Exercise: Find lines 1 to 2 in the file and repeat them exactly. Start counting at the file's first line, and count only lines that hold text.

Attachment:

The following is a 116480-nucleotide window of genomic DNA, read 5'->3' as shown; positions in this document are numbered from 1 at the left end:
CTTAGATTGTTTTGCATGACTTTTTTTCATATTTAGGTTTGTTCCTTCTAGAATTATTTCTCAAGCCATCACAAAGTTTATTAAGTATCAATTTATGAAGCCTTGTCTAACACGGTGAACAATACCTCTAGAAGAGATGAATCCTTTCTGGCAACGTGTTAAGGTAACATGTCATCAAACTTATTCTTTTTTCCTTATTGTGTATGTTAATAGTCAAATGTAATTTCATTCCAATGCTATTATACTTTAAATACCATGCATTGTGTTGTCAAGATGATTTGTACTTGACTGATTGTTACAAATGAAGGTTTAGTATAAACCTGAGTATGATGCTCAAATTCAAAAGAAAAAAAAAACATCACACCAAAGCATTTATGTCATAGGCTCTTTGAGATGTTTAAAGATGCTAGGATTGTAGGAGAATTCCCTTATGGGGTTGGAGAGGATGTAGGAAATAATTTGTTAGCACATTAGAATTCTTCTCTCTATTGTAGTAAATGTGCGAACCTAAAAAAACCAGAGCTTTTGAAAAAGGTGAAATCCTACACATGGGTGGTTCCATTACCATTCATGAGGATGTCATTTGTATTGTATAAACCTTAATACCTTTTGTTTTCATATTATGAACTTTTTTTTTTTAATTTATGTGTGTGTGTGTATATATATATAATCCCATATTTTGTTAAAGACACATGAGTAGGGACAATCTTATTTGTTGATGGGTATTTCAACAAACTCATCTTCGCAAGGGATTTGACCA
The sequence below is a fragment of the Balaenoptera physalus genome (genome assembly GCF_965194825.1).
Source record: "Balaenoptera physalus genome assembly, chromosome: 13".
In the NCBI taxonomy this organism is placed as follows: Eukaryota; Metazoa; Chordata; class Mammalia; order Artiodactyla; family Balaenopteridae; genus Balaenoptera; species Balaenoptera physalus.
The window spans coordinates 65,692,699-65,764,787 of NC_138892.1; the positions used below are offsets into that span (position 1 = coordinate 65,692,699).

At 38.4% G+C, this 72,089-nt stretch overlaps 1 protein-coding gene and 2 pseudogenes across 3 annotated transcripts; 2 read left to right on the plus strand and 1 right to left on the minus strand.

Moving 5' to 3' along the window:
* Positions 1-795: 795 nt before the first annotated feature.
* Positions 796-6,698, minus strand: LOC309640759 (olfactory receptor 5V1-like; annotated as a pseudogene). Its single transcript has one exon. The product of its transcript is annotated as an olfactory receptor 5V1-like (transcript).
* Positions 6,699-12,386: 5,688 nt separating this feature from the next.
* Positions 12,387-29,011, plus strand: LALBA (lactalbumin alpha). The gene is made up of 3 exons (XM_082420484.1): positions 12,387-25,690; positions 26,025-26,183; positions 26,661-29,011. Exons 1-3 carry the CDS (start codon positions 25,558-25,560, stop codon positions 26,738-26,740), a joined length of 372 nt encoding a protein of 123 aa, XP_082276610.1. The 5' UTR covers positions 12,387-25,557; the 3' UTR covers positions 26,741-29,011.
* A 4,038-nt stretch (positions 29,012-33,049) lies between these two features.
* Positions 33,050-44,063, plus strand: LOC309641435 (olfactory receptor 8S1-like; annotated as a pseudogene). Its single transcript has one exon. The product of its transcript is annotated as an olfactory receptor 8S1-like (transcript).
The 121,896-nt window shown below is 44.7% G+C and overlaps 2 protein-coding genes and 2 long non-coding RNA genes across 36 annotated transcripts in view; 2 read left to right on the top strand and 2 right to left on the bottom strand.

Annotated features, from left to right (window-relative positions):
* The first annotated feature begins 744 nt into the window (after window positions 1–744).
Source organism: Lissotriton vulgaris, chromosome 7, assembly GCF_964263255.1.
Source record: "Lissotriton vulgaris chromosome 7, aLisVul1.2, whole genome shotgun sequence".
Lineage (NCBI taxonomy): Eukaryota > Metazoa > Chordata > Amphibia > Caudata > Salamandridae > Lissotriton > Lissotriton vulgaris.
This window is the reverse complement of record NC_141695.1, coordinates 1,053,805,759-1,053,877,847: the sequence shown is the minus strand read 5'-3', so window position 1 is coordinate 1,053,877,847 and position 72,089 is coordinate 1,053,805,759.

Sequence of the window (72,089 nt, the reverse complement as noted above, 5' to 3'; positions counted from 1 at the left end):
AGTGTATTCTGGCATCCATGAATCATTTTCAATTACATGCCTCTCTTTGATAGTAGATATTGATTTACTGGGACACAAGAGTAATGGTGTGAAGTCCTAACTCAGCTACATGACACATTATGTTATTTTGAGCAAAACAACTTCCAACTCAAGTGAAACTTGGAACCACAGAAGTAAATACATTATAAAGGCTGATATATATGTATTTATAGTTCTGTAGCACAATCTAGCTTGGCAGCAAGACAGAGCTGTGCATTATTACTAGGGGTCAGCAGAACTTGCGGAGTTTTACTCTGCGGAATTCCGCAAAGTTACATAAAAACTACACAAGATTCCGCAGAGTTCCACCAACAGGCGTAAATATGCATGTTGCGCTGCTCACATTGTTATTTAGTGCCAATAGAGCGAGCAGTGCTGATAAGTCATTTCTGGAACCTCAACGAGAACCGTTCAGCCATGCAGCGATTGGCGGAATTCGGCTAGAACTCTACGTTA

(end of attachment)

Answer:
The following is a 116480-nucleotide window of genomic DNA, read 5'->3' as shown; positions in this document are numbered from 1 at the left end:
CTTAGATTGTTTTGCATGACTTTTTTTCATATTTAGGTTTGTTCCTTCTAGAATTATTTCTCAAGCCATCACAAAGTTTATTAAGTATCAATTTATGAAGCCTTGTCTAACACGGTGAACAATACCTCTAGAAGAGATGAATCCTTTCTGGCAACGTGTTAAGGTAACATGTCATCAAACTTATTCTTTTTTCCTTATTGTGTATGTTAATAGTCAAATGTAATTTCATTCCAATGCTATTATACTTTAAATACCATGCATTGTGTTGTCAAGATGATTTGTACTTGACTGATTGTTACAAATGAAGGTTTAGTATAAACCTGAGTATGATGCTCAAATTCAAAAGAAAAAAAAAACATCACACCAAAGCATTTATGTCATAGGCTCTTTGAGATGTTTAAAGATGCTAGGATTGTAGGAGAATTCCCTTATGGGGTTGGAGAGGATGTAGGAAATAATTTGTTAGCACATTAGAATTCTTCTCTCTATTGTAGTAAATGTGCGAACCTAAAAAAACCAGAGCTTTTGAAAAAGGTGAAATCCTACACATGGGTGGTTCCATTACCATTCATGAGGATGTCATTTGTATTGTATAAACCTTAATACCTTTTGTTTTCATATTATGAACTTTTTTTTTTTAATTTATGTGTGTGTGTGTATATATATATAATCCCATATTTTGTTAAAGACACATGAGTAGGGACAATCTTATTTGTTGATGGGTATTTCAACAAACTCATCTTCGCAAGGGATTTGACCA